David R. MacIver

David R. MacIver

42 thoughts; 13 streams
last posted May 16, 2016, 4:24 p.m.
7
Joined on April 30, 2016, 8:04 a.m.
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A surprising amount of my exobrain lives in email. It basically functions as my external memory for a lot of things.

Between that and calendar it's distressing how much of mind lives in Google.

7 thoughts
updated May 16, 2016, 4:24 p.m.

Hypothesis 1.3 is probably the first version of Hypothesis recognisable as its modern incarnation. Previously it had a really weird API based on using values to describe types. So e.g. the value [float] described a list of floats.

This was cute but turned out to be a terrible idea. Describing things with simple function calls turns out to be far superior to doing cute but highly inflexible things like this.

3 thoughts
updated May 16, 2016, 4:22 p.m.

Quoting myself:

The problem is that in general it’s really hard to write books for the “expert” because every expert is different. If you’re writing a book for use as a reference manual that’s fine because you can just make it a bunch of self-contained sections, but if you want to write something intended to be read from cover to cover I think the best you can really do is write something targeted at beginners in increasingly specific niches.

3 thoughts
updated May 14, 2016, 1:47 p.m.

I'm finding the move back to physical books from Kindle quite interesting. It seems to work better with habits of deep concentration for me - the Kindle has little too much of the "I'm bored. Let me just change tabs and see what else is here" effect of electronic devices because it's basically a library in a tiny box.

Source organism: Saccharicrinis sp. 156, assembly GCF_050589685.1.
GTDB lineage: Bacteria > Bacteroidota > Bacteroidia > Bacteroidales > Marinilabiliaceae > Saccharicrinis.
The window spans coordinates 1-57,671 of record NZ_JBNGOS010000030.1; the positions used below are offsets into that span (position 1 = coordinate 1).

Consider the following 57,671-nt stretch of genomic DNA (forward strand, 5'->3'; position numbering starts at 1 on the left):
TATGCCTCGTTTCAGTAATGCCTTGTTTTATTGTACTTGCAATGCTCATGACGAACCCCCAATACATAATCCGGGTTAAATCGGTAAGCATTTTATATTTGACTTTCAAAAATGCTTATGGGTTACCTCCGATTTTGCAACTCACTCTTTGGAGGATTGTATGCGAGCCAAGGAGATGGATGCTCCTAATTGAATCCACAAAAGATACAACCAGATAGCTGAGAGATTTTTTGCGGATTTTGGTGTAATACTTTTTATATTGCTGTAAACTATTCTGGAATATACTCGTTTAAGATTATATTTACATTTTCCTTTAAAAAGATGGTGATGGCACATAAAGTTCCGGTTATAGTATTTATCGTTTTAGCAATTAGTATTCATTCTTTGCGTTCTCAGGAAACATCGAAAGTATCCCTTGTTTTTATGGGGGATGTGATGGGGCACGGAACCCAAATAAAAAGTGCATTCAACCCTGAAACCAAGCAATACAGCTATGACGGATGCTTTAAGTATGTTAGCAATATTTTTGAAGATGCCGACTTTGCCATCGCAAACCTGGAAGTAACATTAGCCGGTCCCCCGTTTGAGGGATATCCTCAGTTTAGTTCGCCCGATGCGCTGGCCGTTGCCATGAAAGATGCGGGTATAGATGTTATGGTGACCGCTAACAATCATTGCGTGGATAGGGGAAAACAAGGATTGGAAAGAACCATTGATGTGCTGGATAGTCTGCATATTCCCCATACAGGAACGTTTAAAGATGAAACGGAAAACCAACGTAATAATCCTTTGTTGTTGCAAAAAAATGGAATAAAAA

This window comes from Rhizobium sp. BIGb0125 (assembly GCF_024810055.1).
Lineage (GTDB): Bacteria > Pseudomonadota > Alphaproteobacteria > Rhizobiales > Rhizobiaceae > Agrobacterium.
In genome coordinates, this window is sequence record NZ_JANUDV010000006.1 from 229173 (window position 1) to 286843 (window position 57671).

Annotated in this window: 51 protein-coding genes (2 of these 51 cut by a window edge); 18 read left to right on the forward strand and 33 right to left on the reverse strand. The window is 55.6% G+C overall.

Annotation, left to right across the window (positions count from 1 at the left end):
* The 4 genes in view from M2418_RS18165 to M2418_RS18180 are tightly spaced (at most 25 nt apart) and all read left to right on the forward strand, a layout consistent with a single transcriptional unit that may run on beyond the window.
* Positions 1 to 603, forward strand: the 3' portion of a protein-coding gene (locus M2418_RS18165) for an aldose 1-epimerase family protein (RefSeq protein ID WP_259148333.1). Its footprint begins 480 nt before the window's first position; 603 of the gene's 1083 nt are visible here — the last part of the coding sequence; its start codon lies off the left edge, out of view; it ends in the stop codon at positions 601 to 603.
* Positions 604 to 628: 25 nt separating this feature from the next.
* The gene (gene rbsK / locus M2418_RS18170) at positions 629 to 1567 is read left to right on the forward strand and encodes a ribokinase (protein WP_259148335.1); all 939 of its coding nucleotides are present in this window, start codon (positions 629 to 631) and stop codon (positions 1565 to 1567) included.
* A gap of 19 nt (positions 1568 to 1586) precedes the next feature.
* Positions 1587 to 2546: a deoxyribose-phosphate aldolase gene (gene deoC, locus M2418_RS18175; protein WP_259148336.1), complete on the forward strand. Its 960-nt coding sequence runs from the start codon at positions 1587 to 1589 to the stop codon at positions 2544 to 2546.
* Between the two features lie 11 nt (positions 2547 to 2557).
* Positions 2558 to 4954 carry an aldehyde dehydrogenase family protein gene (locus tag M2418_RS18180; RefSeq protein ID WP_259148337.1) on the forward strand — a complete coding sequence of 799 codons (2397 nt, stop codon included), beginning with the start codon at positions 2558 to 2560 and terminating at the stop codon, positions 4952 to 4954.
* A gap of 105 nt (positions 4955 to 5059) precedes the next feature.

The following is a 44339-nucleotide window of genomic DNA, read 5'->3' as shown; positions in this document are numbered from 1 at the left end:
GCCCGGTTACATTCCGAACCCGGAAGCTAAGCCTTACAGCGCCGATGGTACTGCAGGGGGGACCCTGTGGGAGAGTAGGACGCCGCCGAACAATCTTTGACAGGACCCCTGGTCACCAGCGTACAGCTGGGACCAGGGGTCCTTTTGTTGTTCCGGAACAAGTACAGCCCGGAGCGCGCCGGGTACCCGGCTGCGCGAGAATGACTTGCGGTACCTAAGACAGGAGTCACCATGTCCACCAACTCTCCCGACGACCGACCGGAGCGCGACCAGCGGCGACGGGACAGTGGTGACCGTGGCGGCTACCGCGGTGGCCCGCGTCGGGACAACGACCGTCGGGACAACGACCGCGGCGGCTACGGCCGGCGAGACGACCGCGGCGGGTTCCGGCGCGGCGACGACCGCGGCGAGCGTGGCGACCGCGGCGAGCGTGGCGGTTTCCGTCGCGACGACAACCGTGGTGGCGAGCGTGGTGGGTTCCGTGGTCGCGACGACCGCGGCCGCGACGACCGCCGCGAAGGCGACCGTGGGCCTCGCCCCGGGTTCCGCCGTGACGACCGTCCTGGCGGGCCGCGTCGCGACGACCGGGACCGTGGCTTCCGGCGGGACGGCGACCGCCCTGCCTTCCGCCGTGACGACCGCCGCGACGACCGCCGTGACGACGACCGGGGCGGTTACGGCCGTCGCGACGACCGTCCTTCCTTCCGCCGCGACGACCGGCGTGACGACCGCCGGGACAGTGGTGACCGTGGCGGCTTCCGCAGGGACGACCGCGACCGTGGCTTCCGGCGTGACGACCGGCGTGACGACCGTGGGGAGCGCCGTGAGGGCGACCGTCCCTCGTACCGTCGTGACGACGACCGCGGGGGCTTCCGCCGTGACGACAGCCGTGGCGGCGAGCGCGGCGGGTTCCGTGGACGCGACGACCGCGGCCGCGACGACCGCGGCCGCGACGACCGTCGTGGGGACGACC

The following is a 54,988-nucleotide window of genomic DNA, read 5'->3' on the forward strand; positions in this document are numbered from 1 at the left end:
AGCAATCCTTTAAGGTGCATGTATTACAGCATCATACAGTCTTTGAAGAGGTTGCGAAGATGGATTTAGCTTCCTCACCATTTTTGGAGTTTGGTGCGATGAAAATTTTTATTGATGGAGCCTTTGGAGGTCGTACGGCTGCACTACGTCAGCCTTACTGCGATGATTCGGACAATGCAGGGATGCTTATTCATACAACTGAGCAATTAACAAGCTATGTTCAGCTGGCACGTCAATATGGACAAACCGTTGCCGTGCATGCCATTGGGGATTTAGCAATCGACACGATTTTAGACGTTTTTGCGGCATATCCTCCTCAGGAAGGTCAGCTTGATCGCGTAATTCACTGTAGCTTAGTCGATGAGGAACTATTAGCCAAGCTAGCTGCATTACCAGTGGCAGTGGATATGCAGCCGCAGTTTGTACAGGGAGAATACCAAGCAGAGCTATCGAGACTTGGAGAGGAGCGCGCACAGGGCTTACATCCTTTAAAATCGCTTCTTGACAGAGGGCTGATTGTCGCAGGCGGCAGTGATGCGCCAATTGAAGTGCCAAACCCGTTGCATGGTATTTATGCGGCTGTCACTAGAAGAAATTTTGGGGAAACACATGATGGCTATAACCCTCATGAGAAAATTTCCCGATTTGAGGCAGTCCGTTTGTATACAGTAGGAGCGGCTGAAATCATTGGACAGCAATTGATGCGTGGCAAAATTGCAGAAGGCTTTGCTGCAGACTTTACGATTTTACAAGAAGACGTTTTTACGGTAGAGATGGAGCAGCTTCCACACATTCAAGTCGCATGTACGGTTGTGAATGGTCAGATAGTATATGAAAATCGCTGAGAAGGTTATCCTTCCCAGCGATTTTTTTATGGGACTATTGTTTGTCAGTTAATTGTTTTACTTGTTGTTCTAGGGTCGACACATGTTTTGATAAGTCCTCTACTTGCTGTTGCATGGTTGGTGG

I'm still using the Kindle for fiction, but I seem to have mostly switched to physical for non-fiction (and not just because of gifting)

4 thoughts
updated May 14, 2016, 7:35 a.m.

I currently have a number of problems of the following form:

I have a boolean value random variable Q I want to simulate draws from. I cannot precisely calculate q = P(Q), but I can produce a sequence u_1 <= ... <= u_n <= ... <= q <= ... <= v_n <= ... v_1 with v_n - u_n -> 0.

And this is enough to simulate Q:

Draw a random number r between 0 and 1. Run the sequence until we find some n such that r <= u_n or r >= v_n. If r <= u_n return true, else return false.

This works because it ends up equivalent to returning true if r <= q or true otherwise, which is precisely how to simulate Q.

1 thought
updated May 13, 2016, 8:10 a.m.

The interaction with Conway's law is interesting. I mostly had in mind people who were in different job categories (sales, customer support, QA, etc) but maybe that's worth considering too!

8 thoughts
updated May 11, 2016, 8:44 a.m.

Freezing lemon wedges works really rather well. We've started doing it because we have a problem where our citrus usage is very erratic, so we buy lots and then it goes bad.

We've only tried using them in gin and tonics and similar so far, but they work very well for that. Combined lemon and ice cubes!